Superfund Information Systems: Site Profile

Superfund Site:

TUCSON INTERNATIONAL AIRPORT AREA
TUCSON, AZ

Cleanup Activities

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Background

The 10-square-mile Tucson International Airport Area site is located in and next to Tucson, Arizona. The site includes the Tucson International Airport, portions of the Tohono O'Odham Indian Reservation (San Xavier District), residential areas of Tucson and South Tucson, and the Air Force Plant #44 Raytheon Missile Systems Company (AFP44). Former aircraft and electronics manufacturing activities, fire drill training activities, and unlined landfills contaminated groundwater and soil. Cleanup, operation and maintenance activities, and monitoring are ongoing.

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What Has Been Done to Clean Up the Site?

The site is being addressed through federal, state, local and potentially responsible party (PRP) actions.

EPA has conducted one five-year review of the site’s remedy. These reviews ensure that the remedies put in place protect public health and the environment, and function as intended by site decision documents. The most recent review concluded that response actions at the site are in accordance with the remedy selected by EPA and that the remedy continues to be protective of human health and the environment in the short term. Continued protectiveness of the remedy requires vapor intrusion assessments.

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What Is the Current Site Status?

Treatment technologies at the site have removed 130,000 pounds of volatile organic compounds (VOCs), 100,000 tons of metals and 10,000 tons of PCB from soils and groundwater. Groundwater cleanup actions are ongoing.

The site consists of seven separate project areas.

Remedy Selected

Tucson Airport Remediation Project: The long-term remedy includes pumping and air stripping contaminated groundwater, followed by discharging treated water in the municipal water supply.

Texas Instruments: The long-term remedy includes pumping and air stripping groundwater, reuse of treated water and groundwater monitoring. EPA later updated the remedy to add monitored natural attenuation and institutional controls and to replace pumping and treatment with in-place chemical oxidation. Natural attenuation describes a variety of in-place processes that, under favorable conditions, act without human intervention to reduce the mass, toxicity, mobility, volume or concentration of contaminants in groundwater. Remedial design activities are ongoing.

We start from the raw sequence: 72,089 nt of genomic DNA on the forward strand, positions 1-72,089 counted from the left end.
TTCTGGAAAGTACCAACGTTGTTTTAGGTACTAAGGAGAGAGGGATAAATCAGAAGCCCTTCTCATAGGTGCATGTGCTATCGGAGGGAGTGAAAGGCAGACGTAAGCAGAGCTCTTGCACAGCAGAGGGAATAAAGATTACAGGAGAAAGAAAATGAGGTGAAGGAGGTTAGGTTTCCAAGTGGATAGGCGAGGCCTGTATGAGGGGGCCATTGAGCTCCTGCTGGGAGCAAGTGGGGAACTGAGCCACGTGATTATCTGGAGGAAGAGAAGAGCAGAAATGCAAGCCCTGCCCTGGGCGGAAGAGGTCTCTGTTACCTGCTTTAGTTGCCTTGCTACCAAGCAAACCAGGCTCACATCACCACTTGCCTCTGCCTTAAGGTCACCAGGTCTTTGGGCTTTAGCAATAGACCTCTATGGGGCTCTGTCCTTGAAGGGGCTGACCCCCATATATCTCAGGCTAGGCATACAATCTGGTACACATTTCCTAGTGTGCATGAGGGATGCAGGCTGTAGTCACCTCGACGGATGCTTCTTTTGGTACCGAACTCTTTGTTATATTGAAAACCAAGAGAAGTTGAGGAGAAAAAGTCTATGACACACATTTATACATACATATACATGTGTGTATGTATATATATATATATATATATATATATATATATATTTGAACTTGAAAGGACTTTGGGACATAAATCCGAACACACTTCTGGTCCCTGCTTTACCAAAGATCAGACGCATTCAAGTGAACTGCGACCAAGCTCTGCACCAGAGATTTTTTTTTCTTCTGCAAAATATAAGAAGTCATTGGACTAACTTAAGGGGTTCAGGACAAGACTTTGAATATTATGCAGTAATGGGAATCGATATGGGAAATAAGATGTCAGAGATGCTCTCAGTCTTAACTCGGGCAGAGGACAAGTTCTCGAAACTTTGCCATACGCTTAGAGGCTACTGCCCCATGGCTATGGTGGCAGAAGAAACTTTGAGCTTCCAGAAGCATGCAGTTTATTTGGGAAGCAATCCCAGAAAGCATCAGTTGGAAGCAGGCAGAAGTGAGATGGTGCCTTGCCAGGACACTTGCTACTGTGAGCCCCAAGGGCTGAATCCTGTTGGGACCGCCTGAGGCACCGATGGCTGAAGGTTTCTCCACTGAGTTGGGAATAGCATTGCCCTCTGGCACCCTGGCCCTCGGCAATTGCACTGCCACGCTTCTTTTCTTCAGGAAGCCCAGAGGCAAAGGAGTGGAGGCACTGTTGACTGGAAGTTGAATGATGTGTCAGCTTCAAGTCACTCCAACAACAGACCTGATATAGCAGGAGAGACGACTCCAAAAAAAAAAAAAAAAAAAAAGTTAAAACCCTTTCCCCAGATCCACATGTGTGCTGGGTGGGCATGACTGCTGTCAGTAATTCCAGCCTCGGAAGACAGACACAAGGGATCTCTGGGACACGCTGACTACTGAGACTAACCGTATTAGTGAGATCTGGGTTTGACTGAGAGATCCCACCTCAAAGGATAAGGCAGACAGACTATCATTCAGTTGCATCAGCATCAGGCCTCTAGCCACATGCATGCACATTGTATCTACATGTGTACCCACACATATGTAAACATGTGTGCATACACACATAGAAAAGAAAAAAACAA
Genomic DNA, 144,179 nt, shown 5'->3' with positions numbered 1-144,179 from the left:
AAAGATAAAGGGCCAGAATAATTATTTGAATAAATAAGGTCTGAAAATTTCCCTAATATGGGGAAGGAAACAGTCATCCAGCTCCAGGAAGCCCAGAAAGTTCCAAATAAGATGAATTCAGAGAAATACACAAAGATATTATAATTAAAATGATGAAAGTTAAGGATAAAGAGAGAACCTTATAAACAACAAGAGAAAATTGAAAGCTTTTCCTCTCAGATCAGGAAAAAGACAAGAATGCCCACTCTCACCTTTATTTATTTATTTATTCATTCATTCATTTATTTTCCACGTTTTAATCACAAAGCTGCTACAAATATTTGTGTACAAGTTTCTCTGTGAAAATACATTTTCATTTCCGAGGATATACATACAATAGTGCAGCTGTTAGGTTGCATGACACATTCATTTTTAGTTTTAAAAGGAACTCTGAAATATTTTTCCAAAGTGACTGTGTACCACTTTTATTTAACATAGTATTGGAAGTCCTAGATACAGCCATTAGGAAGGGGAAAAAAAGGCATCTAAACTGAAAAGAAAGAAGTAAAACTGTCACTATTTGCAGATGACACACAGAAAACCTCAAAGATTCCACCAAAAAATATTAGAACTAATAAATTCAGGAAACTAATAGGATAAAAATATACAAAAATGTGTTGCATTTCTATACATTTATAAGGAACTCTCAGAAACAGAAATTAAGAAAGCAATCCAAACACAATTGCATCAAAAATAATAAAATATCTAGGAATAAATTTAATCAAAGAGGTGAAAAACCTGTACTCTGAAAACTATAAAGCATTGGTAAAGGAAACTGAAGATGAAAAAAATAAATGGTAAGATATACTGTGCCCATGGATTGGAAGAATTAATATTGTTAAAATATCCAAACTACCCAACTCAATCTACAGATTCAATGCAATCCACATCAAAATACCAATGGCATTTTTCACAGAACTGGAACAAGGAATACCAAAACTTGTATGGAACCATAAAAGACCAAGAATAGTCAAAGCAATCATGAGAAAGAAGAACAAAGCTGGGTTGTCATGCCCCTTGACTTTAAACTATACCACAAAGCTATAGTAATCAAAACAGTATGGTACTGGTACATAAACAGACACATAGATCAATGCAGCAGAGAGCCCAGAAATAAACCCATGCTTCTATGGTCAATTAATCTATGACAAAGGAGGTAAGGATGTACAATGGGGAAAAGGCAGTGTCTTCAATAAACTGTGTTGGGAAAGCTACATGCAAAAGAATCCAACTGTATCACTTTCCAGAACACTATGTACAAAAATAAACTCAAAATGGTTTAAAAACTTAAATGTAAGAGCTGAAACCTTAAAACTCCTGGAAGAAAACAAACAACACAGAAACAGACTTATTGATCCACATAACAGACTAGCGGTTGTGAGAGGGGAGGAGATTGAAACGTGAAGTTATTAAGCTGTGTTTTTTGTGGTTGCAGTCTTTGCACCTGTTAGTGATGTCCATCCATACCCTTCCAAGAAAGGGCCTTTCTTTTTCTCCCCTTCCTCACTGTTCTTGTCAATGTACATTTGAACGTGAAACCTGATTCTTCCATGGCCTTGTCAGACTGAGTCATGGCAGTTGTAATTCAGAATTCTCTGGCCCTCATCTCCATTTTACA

Arizona Air National Guard: The long-term remedy includes pumping and air stripping groundwater, reusing treated water and monitoring groundwater. EPA later updated the remedy to add monitored natural attenuation and institutional controls and to replace pumping and treatment with in-place chemical oxidation.

Former West-Cap of Arizona Property and West Plume B: The long-term remedy includes pumping and air stripping groundwater, reusing treated water and monitoring groundwater. EPA later updated the remedy to add monitored natural attenuation and institutional controls and to replace pumping and treatment with in-place chemical oxidation. Remedial design activities are ongoing.

1,4-DX at Tucson Airport Remediation Project: Remedial investigation activities are ongoing.

Cleanup Progress

APF44: Since 1987, a pumping and treatment system has cleaned groundwater. Soil cleanup activities removed 100,000 tons of metal-contaminated soils and sludges. Metal soils cleanup finished in 2001. Ongoing soils remediation focuses on pilot testing for in-place treatment of subsurface soils that may be contaminating groundwater and improving the efficiency of older extraction wells.

Tucson Airport Remediation Project: Treatment began in 1994 and has removed over 3,200 pounds of VOCs. The system will remain in operation until at least 2025.

Arizona Air National Guard: A pumping and treatment system operated from 1997 to 2012. Remedial design activities for the in-place chemical oxidation system are ongoing. A soil vapor extraction system began operating in 1997 and removed 64 pounds of VOCs. Soils cleanup finished in 1998.

Airport Property: EPA has required the hydraulic containment of highly contaminated groundwater in the aquifer. The rest of the water will be potable after cleanup activities. Construction of a groundwater treatment plant finished in 2007. Removal actions, or short-term cleanups, of soils removed over 10,000 tons of VOC and polychlorinated biphenyl (PCB)-contaminated soil. Cleanup finished in 2012. Landfill remedy activities finished in 2013.

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